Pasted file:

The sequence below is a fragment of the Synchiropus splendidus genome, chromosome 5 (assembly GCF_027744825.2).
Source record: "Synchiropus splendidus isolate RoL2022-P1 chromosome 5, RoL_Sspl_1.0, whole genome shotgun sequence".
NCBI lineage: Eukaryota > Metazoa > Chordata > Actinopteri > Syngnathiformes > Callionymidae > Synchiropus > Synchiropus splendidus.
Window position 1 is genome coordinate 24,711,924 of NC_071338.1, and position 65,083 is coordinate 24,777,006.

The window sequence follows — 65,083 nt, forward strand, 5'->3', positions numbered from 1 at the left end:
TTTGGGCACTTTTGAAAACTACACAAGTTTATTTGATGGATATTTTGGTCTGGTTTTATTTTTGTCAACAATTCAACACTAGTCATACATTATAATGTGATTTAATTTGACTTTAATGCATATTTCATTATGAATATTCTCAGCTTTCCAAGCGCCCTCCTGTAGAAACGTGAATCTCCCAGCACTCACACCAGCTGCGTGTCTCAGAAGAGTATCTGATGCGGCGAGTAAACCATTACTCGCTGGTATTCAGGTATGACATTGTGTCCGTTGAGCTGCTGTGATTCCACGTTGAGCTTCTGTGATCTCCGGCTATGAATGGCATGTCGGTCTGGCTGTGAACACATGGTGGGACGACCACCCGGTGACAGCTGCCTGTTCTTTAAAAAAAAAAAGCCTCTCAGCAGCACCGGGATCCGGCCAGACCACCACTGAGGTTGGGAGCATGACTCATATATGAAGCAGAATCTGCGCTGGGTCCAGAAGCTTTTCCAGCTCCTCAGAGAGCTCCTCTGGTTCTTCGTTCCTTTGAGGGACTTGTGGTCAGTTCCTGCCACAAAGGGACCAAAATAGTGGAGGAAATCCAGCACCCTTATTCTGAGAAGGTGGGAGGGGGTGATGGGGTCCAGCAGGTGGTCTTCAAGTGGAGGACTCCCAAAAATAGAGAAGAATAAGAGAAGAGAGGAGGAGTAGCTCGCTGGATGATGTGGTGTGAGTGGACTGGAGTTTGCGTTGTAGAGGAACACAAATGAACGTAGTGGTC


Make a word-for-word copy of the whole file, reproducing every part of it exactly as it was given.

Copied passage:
The sequence below is a fragment of the Synchiropus splendidus genome, chromosome 5 (assembly GCF_027744825.2).
Source record: "Synchiropus splendidus isolate RoL2022-P1 chromosome 5, RoL_Sspl_1.0, whole genome shotgun sequence".
NCBI lineage: Eukaryota > Metazoa > Chordata > Actinopteri > Syngnathiformes > Callionymidae > Synchiropus > Synchiropus splendidus.
Window position 1 is genome coordinate 24,711,924 of NC_071338.1, and position 65,083 is coordinate 24,777,006.

The window sequence follows — 65,083 nt, forward strand, 5'->3', positions numbered from 1 at the left end:
TTTGGGCACTTTTGAAAACTACACAAGTTTATTTGATGGATATTTTGGTCTGGTTTTATTTTTGTCAACAATTCAACACTAGTCATACATTATAATGTGATTTAATTTGACTTTAATGCATATTTCATTATGAATATTCTCAGCTTTCCAAGCGCCCTCCTGTAGAAACGTGAATCTCCCAGCACTCACACCAGCTGCGTGTCTCAGAAGAGTATCTGATGCGGCGAGTAAACCATTACTCGCTGGTATTCAGGTATGACATTGTGTCCGTTGAGCTGCTGTGATTCCACGTTGAGCTTCTGTGATCTCCGGCTATGAATGGCATGTCGGTCTGGCTGTGAACACATGGTGGGACGACCACCCGGTGACAGCTGCCTGTTCTTTAAAAAAAAAAAGCCTCTCAGCAGCACCGGGATCCGGCCAGACCACCACTGAGGTTGGGAGCATGACTCATATATGAAGCAGAATCTGCGCTGGGTCCAGAAGCTTTTCCAGCTCCTCAGAGAGCTCCTCTGGTTCTTCGTTCCTTTGAGGGACTTGTGGTCAGTTCCTGCCACAAAGGGACCAAAATAGTGGAGGAAATCCAGCACCCTTATTCTGAGAAGGTGGGAGGGGGTGATGGGGTCCAGCAGGTGGTCTTCAAGTGGAGGACTCCCAAAAATAGAGAAGAATAAGAGAAGAGAGGAGGAGTAGCTCGCTGGATGATGTGGTGTGAGTGGACTGGAGTTTGCGTTGTAGAGGAACACAAATGAACGTAGTGGTC